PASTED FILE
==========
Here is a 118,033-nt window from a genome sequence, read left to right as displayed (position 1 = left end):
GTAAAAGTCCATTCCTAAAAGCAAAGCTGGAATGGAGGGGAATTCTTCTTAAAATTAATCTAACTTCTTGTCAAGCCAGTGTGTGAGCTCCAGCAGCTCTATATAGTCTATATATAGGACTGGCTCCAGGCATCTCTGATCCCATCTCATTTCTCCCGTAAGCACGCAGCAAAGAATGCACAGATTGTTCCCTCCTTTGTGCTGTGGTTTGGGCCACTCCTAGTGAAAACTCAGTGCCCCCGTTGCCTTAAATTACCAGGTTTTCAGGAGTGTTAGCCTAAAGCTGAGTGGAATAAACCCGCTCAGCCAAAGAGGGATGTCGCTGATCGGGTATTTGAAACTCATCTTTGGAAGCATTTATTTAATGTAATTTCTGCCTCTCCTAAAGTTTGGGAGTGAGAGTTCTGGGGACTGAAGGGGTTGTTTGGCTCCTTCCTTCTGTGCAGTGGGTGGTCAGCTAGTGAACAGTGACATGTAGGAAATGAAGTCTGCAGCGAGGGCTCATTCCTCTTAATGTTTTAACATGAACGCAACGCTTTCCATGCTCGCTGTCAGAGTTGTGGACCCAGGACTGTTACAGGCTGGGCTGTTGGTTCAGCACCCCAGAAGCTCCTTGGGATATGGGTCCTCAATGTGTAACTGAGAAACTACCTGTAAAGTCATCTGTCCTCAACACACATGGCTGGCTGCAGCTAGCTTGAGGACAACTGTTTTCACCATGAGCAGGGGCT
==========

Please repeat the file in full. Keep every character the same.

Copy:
Here is a 118,033-nt window from a genome sequence, read left to right as displayed (position 1 = left end):
GTAAAAGTCCATTCCTAAAAGCAAAGCTGGAATGGAGGGGAATTCTTCTTAAAATTAATCTAACTTCTTGTCAAGCCAGTGTGTGAGCTCCAGCAGCTCTATATAGTCTATATATAGGACTGGCTCCAGGCATCTCTGATCCCATCTCATTTCTCCCGTAAGCACGCAGCAAAGAATGCACAGATTGTTCCCTCCTTTGTGCTGTGGTTTGGGCCACTCCTAGTGAAAACTCAGTGCCCCCGTTGCCTTAAATTACCAGGTTTTCAGGAGTGTTAGCCTAAAGCTGAGTGGAATAAACCCGCTCAGCCAAAGAGGGATGTCGCTGATCGGGTATTTGAAACTCATCTTTGGAAGCATTTATTTAATGTAATTTCTGCCTCTCCTAAAGTTTGGGAGTGAGAGTTCTGGGGACTGAAGGGGTTGTTTGGCTCCTTCCTTCTGTGCAGTGGGTGGTCAGCTAGTGAACAGTGACATGTAGGAAATGAAGTCTGCAGCGAGGGCTCATTCCTCTTAATGTTTTAACATGAACGCAACGCTTTCCATGCTCGCTGTCAGAGTTGTGGACCCAGGACTGTTACAGGCTGGGCTGTTGGTTCAGCACCCCAGAAGCTCCTTGGGATATGGGTCCTCAATGTGTAACTGAGAAACTACCTGTAAAGTCATCTGTCCTCAACACACATGGCTGGCTGCAGCTAGCTTGAGGACAACTGTTTTCACCATGAGCAGGGGCT